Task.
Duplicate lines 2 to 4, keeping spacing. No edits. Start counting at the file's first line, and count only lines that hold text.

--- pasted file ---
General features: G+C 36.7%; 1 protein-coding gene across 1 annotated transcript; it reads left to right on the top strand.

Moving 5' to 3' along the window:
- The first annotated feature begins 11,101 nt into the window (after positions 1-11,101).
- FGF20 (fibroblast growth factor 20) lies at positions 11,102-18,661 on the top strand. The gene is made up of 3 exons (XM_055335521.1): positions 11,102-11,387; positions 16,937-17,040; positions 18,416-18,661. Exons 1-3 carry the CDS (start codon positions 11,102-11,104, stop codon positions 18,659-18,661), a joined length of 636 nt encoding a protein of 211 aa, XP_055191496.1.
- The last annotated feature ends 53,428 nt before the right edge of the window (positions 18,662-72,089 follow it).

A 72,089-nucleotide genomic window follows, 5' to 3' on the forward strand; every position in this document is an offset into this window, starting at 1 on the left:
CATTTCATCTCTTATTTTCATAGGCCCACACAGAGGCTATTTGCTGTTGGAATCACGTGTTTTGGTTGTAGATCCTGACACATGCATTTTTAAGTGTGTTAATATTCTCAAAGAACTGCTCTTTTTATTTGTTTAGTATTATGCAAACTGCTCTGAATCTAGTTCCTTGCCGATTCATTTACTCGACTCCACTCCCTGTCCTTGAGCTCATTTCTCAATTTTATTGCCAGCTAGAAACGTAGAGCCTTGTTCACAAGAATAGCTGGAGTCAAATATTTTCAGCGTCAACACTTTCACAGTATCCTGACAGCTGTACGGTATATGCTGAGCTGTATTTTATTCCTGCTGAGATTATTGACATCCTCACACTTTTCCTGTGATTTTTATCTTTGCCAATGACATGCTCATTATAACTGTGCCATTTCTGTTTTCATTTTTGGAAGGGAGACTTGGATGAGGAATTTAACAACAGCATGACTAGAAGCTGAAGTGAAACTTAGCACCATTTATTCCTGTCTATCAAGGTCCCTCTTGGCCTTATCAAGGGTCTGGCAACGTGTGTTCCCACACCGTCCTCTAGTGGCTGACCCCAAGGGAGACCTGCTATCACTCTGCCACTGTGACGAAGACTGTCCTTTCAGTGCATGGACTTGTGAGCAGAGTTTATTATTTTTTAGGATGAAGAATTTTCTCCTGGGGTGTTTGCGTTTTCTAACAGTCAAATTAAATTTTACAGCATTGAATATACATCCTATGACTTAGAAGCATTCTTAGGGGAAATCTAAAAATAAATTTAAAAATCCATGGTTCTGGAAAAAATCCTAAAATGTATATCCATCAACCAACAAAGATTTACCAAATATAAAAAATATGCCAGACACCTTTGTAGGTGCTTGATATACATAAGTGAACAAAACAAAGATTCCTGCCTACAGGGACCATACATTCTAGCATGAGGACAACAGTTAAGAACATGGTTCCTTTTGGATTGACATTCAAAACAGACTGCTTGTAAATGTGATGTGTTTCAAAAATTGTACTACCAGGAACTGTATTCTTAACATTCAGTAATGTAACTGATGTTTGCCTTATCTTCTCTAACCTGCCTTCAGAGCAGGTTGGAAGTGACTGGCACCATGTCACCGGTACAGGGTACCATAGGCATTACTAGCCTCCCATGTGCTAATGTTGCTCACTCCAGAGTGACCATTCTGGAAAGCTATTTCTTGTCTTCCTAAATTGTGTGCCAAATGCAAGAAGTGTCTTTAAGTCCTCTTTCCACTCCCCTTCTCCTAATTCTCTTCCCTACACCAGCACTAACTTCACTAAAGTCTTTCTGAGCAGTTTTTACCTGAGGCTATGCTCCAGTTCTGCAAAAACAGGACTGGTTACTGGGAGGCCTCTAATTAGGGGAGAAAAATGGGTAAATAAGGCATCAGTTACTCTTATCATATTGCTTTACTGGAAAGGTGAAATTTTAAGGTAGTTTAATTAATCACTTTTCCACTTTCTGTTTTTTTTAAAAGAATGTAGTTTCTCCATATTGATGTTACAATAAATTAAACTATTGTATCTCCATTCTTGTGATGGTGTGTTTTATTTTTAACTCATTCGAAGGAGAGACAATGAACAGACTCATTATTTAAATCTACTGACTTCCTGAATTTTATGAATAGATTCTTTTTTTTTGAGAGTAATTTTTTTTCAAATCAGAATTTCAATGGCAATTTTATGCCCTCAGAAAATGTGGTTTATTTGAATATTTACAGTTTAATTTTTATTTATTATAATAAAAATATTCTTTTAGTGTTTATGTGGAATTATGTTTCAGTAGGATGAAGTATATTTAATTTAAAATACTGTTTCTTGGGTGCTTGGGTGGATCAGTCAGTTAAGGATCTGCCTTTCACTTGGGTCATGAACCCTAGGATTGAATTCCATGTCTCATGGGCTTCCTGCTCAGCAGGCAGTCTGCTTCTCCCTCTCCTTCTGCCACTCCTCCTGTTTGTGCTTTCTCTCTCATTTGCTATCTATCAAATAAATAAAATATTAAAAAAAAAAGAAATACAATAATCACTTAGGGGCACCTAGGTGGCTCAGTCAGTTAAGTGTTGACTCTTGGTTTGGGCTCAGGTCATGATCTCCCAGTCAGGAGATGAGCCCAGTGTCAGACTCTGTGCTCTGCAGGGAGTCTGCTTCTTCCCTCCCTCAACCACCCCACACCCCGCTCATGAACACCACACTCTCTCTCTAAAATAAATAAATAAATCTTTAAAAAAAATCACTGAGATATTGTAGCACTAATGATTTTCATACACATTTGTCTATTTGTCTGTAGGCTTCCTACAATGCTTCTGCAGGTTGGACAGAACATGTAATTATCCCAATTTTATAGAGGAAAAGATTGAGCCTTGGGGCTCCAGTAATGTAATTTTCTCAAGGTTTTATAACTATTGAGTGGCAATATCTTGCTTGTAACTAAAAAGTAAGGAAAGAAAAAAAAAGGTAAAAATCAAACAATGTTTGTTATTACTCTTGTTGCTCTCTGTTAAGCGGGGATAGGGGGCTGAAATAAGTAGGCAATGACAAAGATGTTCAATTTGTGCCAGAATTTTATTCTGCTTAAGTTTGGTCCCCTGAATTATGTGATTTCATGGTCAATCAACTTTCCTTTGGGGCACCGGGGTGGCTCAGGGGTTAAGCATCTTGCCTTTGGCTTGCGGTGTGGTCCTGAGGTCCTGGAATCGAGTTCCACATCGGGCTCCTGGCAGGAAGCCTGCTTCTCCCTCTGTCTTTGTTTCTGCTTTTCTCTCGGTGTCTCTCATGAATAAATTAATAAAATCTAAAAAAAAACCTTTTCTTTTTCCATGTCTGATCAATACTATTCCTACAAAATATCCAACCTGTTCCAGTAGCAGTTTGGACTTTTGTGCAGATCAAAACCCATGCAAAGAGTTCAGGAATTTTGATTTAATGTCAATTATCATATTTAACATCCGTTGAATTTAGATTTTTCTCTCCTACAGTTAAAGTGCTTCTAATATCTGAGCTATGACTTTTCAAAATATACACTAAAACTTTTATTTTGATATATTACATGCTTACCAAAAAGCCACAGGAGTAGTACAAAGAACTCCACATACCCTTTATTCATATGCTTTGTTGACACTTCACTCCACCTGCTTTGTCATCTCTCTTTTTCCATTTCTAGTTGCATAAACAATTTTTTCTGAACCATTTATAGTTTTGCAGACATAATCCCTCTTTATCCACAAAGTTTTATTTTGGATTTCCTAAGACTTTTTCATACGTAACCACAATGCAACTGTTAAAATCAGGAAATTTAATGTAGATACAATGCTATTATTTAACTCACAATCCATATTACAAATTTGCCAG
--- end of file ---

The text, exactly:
Moving 5' to 3' along the window:
- The first annotated feature begins 11,101 nt into the window (after positions 1-11,101).
- FGF20 (fibroblast growth factor 20) lies at positions 11,102-18,661 on the top strand. The gene is made up of 3 exons (XM_055335521.1): positions 11,102-11,387; positions 16,937-17,040; positions 18,416-18,661. Exons 1-3 carry the CDS (start codon positions 11,102-11,104, stop codon positions 18,659-18,661), a joined length of 636 nt encoding a protein of 211 aa, XP_055191496.1.